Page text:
|Publication number||US20060049679 A1|
|Application number||US 11/222,109|
|Publication date||Mar 9, 2006|
|Filing date||Sep 7, 2005|
|Priority date||Sep 7, 2004|
|Also published as||CN100574673C, CN101014267A, DE112005002124T5, US7549700, WO2006029204A1|
|Publication number||11222109, 222109, US 2006/0049679 A1, US 2006/049679 A1, US 20060049679 A1, US 20060049679A1, US 2006049679 A1, US 2006049679A1, US-A1-20060049679, US-A1-2006049679, US2006/0049679A1, US2006/049679A1, US20060049679 A1, US20060049679A1, US2006049679 A1, US2006049679A1|
|Original Assignee||L&P Property Management Company|
|Export Citation||BiBTeX, EndNote, RefMan|
|Classifications (6), Legal Events (2)|
|External Links: USPTO, USPTO Assignment, Espacenet|
This application claims priority to U.S. Provisional App. No. 60/607,668 filed Sep. 7, 2004.
1. Field of the Invention
This invention relates generally to lumbar support devices and, more particularly, to lumbar support devices for use in thin packaging spaces.
2. Related Art
Lumbar support devices are well known in the art. Lumbar support is important for achieving an anatomically correct seating posture. If an individual does not receive proper back support, it can lead to lower back pain, increased muscle activation, increased tension on ligaments, and increased pressure on the spine. With the recent trend of car manufacturers reducing the packaging size available for the lumbar support mechanism, seat manufactures have been looking for ways to provide the needed lumbar support with thinner lumbar devices. As such, it is extremely important to develop a lumbar support system that is thin in packaging size but will provide appropriate lumbar support.
The production of lumbar support through the use of a flexmat in combination with other elements has long been known in the art. However, the flexmat mechanisms used in the prior art only allowed the seat occupant to receive lumbar support at certain heights along the seat. As such, the occupant was not always able to have the greatest lumbar support at the exact height in which he/she desired. Rather, the occupant would have to settle for the location at which the lumbar was provided.
Accordingly, there remains a need for a lumbar support system that is thin in packaging dimension and can provide an infinite number of heights at which lumbar support may be provided to the seat occupant.
It is in view of the above problems that the present invention was developed. The invention is a lumbar support device having a flexmat, a cross member, and a pulley system actuated by a series of actuators and cables. In this system, the seat occupant may apply lumbar support in varying degrees at any position vertically along the flexmat because the support mechanism is allowed to slide along the side rails of the flexmat. As such, the occupant may receive lumbar support at the exact location in which it is desired. Furthermore, due to the use of the pulley system within this invention, the moving parts of the system may be actuated within a small dimension thereby assuring a small packaging size. Finally, this lumbar support system is less expensive to manufacture than most lumbar support devices because the pulley system allows the use of smaller, less expensive actuators and allows for an opportunity to use less expensive Kelvar wires instead of the normal steel cables.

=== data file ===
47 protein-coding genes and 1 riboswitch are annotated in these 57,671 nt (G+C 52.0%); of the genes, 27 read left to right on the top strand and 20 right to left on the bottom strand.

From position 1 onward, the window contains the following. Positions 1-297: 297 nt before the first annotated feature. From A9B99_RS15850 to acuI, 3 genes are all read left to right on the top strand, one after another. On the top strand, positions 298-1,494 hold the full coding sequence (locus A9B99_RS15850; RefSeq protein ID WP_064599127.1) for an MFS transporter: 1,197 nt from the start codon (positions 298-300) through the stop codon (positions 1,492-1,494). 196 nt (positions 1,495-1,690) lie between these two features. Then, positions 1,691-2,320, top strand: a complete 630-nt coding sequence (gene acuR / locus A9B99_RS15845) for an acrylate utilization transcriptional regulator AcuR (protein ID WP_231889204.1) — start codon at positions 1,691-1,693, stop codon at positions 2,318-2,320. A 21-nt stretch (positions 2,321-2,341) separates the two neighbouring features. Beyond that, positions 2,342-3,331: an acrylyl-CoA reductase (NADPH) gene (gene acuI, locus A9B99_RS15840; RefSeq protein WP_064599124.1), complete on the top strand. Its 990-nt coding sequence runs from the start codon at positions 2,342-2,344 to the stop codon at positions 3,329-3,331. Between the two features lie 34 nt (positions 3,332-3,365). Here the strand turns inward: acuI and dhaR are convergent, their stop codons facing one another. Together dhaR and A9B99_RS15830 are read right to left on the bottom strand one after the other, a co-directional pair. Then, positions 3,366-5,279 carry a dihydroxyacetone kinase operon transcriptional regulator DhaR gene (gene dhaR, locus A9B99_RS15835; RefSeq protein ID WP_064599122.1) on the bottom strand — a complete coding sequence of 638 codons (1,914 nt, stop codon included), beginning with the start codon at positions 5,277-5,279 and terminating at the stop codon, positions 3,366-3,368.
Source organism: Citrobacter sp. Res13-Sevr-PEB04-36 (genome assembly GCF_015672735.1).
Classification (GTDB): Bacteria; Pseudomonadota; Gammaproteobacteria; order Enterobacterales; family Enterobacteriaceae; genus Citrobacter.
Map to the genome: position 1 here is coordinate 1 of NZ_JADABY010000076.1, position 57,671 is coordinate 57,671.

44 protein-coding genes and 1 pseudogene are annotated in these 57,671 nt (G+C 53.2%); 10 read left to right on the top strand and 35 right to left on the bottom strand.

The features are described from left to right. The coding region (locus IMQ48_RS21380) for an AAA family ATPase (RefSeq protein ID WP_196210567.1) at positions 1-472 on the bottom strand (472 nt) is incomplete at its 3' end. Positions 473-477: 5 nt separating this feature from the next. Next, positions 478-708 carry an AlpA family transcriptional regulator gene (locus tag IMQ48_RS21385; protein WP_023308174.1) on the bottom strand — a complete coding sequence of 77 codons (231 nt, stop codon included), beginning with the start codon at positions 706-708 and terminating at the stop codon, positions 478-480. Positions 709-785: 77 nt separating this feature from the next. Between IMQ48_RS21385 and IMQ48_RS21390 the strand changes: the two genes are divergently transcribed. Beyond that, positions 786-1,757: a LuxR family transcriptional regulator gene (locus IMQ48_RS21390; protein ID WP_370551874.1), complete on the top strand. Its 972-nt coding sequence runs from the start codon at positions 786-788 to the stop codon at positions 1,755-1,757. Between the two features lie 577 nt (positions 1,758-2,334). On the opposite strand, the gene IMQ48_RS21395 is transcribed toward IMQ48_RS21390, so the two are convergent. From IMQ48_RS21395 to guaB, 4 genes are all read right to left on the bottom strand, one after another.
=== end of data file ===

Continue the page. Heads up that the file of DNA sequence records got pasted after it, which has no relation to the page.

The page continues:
In the present invention, the flexmat is attached to the seat frame. A support mechanism is attached to the side rails of the flexmat via two slide elements. The slide elements allow the support mechanism to move vertically up and down the flexmat. The support mechanism consists of a cross member that is mounted on two sliding brackets which in turn are mounted on the seat frame. The cross member may move in a horizontal direction from a position further away from the flexmat to a position closer to the flexmat, and vice versa. Movement in the direction of the flexmat will force the flexmat to bend, thus providing support to the occupant at that location. An in/out wire moves the cross member in and out relative to the flexmat. The wire is run through a series of pulleys and along the backside of the cross member. When the actuator actuates the in/out cable wire, the cross member is moved forward towards the flexmat. When the actuator moves in the opposite direction, the pressure exerted upon the cross member is reduced such that the pressure exerted by the foam of the seat and/or the weight of the seat occupant will push the cross member in a direction away from the flexmat consequentially reducing the amount of support being applied to the seat occupant. The cross member also is connected to an up/down wire. The up/down wire runs in a diagonal direction across the back of the cross member. When the up/down wire is actuated, the movement of the up/down wire forces the cross member to move up or down the flexmat side rails. The diagonal design ensures that each side of the flexmat moves the same distance and at the same pace.
The pulley system used in this invention provides many advantages. First, it assists in reducing the load of the actuators used within this lumbar device. As such, smaller, less expensive actuators may be used. Second, it transmits movement from the actuator to the moving parts of the cross member while avoiding interference with the foam of the seat or other seat components. Finally, the pulley system potentially allows for the use of a wire made of Kelvar. The Kelvar wire is cheaper and less resistant to breaking especially when used in conjunction with the plastic pulley wheels. In such cases when Kelvar wire is used, the plastic pulley wheels may even be fixed such that the wire merely slides along the path created by the pulley rather than turning around the moving wheel.